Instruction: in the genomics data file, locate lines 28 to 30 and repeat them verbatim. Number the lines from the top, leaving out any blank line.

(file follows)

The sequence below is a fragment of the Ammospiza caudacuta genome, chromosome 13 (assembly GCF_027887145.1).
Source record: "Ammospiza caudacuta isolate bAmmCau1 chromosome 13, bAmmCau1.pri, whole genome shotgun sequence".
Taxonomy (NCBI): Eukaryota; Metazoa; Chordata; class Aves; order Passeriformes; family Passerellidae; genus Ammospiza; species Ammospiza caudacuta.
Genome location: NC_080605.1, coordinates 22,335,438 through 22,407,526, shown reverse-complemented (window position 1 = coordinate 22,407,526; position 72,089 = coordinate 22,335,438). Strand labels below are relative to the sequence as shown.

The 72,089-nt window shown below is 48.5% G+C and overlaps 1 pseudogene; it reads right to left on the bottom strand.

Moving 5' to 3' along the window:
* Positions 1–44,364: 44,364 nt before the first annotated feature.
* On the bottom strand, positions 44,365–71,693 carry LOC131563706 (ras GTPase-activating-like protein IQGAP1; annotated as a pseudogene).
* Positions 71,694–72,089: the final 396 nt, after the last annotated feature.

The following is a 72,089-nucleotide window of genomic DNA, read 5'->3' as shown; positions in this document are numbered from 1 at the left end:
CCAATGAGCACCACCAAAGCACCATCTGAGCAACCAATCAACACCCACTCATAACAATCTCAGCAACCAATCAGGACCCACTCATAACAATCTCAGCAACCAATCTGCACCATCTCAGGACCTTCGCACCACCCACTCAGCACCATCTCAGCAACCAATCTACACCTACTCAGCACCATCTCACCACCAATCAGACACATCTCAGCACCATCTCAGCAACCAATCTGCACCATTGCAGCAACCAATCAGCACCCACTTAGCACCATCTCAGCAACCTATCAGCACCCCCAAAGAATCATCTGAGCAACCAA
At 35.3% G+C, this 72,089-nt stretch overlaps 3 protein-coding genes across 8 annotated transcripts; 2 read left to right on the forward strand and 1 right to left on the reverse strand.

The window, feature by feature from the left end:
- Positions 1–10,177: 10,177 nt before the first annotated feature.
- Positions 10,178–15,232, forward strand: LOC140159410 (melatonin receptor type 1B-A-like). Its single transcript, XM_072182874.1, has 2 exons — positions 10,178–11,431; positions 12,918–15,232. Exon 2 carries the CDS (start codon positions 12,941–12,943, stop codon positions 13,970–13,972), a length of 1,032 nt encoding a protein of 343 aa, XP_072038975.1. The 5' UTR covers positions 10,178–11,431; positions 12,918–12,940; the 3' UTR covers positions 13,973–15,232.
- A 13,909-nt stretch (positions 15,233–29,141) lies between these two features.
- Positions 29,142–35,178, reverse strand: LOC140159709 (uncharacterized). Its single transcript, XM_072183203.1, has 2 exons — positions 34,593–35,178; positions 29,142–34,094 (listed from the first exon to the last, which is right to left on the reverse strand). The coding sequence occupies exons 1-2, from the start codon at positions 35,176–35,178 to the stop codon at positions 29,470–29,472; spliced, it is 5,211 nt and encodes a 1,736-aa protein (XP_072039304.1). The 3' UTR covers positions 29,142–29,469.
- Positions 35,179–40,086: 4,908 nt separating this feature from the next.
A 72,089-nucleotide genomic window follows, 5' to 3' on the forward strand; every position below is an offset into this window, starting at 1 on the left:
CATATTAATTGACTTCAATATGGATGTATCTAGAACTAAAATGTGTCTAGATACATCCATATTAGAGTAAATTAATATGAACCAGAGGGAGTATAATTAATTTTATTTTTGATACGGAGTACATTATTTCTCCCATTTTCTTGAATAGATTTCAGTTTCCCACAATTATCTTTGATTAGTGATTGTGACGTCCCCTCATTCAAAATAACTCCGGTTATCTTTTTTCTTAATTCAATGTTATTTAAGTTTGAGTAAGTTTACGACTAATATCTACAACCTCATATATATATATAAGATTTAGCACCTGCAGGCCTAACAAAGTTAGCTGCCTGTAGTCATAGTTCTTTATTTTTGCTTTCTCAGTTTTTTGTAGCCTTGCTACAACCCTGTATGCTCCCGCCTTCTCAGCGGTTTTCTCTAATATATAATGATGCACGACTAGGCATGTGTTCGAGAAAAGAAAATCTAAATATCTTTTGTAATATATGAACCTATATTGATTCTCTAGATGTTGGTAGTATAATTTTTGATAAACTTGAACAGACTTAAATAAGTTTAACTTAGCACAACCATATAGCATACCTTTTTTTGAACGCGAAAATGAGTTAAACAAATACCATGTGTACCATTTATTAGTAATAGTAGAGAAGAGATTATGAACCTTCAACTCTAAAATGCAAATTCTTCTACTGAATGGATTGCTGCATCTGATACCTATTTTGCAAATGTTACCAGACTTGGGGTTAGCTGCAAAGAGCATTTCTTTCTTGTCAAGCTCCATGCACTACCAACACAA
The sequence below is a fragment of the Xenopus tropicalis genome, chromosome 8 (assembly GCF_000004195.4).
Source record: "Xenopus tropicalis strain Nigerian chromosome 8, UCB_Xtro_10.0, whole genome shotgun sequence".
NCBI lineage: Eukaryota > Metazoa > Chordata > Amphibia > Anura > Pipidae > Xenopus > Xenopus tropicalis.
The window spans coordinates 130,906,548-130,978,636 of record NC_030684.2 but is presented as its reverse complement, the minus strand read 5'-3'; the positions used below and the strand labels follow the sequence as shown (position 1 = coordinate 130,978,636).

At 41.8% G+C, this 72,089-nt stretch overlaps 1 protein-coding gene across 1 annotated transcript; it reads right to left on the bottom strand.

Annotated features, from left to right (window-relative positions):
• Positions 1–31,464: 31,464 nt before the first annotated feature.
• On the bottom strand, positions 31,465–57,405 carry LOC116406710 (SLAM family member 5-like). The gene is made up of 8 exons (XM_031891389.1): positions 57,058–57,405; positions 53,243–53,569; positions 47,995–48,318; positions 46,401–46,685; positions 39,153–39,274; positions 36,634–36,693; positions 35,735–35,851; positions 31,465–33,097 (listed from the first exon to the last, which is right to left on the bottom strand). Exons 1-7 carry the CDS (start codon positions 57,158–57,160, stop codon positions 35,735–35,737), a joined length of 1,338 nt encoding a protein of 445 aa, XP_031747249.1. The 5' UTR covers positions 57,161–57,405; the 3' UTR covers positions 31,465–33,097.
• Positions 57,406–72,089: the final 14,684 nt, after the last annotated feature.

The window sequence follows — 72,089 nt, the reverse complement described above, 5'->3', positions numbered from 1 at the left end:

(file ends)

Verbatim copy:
• On the bottom strand, positions 31,465–57,405 carry LOC116406710 (SLAM family member 5-like). The gene is made up of 8 exons (XM_031891389.1): positions 57,058–57,405; positions 53,243–53,569; positions 47,995–48,318; positions 46,401–46,685; positions 39,153–39,274; positions 36,634–36,693; positions 35,735–35,851; positions 31,465–33,097 (listed from the first exon to the last, which is right to left on the bottom strand). Exons 1-7 carry the CDS (start codon positions 57,158–57,160, stop codon positions 35,735–35,737), a joined length of 1,338 nt encoding a protein of 445 aa, XP_031747249.1. The 5' UTR covers positions 57,161–57,405; the 3' UTR covers positions 31,465–33,097.
• Positions 57,406–72,089: the final 14,684 nt, after the last annotated feature.

The window sequence follows — 72,089 nt, the reverse complement described above, 5'->3', positions numbered from 1 at the left end: